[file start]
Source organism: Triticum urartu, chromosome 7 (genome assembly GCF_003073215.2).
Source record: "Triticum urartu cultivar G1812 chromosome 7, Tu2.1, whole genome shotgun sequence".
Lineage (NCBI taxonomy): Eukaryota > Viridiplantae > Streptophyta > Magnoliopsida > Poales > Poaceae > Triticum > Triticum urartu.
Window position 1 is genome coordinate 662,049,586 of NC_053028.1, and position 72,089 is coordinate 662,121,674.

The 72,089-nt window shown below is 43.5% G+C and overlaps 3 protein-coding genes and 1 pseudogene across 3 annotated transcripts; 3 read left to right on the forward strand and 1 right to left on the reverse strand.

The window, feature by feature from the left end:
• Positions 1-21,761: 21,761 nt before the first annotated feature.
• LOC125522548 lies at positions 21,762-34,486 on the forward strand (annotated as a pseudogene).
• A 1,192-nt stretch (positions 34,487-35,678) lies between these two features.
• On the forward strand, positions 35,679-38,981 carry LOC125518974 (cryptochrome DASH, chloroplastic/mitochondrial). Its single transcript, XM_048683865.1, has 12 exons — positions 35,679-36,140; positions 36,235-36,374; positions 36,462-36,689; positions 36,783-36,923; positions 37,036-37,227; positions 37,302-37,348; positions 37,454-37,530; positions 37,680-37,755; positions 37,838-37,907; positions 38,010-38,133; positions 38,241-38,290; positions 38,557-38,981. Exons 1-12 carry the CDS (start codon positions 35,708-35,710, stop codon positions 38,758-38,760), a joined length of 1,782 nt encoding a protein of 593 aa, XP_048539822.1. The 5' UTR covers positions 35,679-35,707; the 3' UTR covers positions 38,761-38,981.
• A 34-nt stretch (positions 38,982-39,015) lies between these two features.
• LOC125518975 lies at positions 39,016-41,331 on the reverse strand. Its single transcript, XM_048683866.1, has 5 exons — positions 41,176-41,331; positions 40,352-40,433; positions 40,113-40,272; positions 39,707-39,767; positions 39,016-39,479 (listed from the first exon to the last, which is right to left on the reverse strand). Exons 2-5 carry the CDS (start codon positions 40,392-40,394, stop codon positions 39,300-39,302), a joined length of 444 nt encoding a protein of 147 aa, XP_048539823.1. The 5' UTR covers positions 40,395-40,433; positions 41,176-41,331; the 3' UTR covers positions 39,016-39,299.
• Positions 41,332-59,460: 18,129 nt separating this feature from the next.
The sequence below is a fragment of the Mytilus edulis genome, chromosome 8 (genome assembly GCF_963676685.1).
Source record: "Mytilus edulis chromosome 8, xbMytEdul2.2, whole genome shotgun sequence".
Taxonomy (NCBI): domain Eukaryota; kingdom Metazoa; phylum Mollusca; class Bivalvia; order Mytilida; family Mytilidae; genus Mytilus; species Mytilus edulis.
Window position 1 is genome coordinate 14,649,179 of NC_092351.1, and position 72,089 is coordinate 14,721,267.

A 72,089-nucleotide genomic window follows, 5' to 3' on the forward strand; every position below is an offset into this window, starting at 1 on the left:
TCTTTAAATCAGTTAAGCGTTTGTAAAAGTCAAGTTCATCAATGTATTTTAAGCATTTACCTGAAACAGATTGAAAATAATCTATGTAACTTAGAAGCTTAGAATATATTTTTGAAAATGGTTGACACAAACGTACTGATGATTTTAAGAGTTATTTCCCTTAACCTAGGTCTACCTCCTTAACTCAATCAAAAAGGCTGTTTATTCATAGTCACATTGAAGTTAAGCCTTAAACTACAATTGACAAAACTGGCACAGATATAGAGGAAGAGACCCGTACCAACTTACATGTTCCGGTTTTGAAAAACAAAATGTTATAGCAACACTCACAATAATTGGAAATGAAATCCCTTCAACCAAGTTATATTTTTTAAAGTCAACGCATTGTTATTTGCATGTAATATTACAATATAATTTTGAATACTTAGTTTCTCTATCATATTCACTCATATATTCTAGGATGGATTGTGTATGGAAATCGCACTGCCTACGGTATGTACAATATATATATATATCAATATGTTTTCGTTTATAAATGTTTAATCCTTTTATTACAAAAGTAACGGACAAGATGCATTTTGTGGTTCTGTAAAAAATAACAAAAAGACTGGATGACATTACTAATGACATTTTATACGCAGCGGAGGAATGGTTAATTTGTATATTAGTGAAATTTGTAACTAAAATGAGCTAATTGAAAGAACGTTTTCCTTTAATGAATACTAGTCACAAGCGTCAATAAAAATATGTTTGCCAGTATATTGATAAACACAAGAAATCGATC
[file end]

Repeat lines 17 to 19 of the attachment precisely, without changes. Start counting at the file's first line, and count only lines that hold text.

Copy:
Window position 1 is genome coordinate 14,649,179 of NC_092351.1, and position 72,089 is coordinate 14,721,267.

A 72,089-nucleotide genomic window follows, 5' to 3' on the forward strand; every position below is an offset into this window, starting at 1 on the left:
TCTTTAAATCAGTTAAGCGTTTGTAAAAGTCAAGTTCATCAATGTATTTTAAGCATTTACCTGAAACAGATTGAAAATAATCTATGTAACTTAGAAGCTTAGAATATATTTTTGAAAATGGTTGACACAAACGTACTGATGATTTTAAGAGTTATTTCCCTTAACCTAGGTCTACCTCCTTAACTCAATCAAAAAGGCTGTTTATTCATAGTCACATTGAAGTTAAGCCTTAAACTACAATTGACAAAACTGGCACAGATATAGAGGAAGAGACCCGTACCAACTTACATGTTCCGGTTTTGAAAAACAAAATGTTATAGCAACACTCACAATAATTGGAAATGAAATCCCTTCAACCAAGTTATATTTTTTAAAGTCAACGCATTGTTATTTGCATGTAATATTACAATATAATTTTGAATACTTAGTTTCTCTATCATATTCACTCATATATTCTAGGATGGATTGTGTATGGAAATCGCACTGCCTACGGTATGTACAATATATATATATATCAATATGTTTTCGTTTATAAATGTTTAATCCTTTTATTACAAAAGTAACGGACAAGATGCATTTTGTGGTTCTGTAAAAAATAACAAAAAGACTGGATGACATTACTAATGACATTTTATACGCAGCGGAGGAATGGTTAATTTGTATATTAGTGAAATTTGTAACTAAAATGAGCTAATTGAAAGAACGTTTTCCTTTAATGAATACTAGTCACAAGCGTCAATAAAAATATGTTTGCCAGTATATTGATAAACACAAGAAATCGATC